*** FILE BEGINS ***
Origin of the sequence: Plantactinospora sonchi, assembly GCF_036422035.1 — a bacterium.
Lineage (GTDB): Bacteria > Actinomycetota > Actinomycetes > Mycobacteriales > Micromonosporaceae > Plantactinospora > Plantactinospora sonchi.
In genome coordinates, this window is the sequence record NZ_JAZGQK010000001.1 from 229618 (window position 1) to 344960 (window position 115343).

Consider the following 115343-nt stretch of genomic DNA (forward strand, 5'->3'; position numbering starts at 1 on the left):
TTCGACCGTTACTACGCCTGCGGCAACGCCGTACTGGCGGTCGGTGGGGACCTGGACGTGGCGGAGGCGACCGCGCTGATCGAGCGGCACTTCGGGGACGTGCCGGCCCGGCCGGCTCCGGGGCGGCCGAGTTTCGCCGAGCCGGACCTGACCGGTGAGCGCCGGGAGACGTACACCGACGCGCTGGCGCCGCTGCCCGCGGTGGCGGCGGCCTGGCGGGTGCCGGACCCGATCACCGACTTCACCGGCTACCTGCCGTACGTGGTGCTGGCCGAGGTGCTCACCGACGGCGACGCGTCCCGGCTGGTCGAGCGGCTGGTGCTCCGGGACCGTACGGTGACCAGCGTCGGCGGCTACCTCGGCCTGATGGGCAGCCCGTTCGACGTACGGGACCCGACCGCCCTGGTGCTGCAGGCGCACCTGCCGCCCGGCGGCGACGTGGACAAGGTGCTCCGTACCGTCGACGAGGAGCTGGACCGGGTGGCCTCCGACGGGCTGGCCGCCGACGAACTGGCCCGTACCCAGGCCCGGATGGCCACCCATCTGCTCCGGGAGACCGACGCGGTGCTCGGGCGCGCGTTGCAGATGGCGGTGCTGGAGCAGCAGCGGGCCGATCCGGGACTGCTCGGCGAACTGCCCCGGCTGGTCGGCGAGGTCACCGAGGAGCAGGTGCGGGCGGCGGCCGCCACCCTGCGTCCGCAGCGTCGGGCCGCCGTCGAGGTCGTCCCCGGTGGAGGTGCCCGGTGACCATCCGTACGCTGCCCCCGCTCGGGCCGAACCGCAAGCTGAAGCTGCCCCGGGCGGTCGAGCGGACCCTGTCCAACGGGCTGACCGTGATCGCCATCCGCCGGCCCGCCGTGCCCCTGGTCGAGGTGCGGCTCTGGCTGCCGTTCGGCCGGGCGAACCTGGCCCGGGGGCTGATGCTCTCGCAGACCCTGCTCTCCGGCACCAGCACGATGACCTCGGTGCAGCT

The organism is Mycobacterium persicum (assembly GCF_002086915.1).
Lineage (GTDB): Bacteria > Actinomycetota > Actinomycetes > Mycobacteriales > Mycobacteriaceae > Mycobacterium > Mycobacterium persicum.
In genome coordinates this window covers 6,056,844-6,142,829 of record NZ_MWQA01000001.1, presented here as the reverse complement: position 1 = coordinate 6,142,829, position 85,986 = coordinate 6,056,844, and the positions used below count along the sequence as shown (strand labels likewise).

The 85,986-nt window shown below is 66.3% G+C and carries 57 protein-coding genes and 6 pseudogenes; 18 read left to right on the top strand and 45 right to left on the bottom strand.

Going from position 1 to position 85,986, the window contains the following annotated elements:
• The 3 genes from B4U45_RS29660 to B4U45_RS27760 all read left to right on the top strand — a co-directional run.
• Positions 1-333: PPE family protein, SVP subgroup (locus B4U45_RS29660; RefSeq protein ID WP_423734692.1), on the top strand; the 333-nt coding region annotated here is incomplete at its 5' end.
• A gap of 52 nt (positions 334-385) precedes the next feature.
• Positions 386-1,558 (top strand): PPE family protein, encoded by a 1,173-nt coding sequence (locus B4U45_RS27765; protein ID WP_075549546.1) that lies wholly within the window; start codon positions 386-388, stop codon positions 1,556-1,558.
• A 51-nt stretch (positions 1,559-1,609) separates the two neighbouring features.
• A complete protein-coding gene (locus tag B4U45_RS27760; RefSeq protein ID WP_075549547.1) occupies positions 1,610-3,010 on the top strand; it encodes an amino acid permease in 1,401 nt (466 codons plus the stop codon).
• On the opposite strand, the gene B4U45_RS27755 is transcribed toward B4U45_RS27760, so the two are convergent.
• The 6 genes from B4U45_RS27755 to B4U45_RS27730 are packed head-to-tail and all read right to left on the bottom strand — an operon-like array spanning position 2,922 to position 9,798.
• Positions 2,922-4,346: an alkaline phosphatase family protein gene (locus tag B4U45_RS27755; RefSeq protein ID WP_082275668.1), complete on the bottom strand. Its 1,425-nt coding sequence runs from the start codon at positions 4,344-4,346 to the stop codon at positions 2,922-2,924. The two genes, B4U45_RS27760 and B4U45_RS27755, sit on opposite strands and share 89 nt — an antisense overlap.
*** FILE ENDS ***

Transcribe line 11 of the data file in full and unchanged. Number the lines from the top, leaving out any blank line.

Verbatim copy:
• The 3 genes from B4U45_RS29660 to B4U45_RS27760 all read left to right on the top strand — a co-directional run.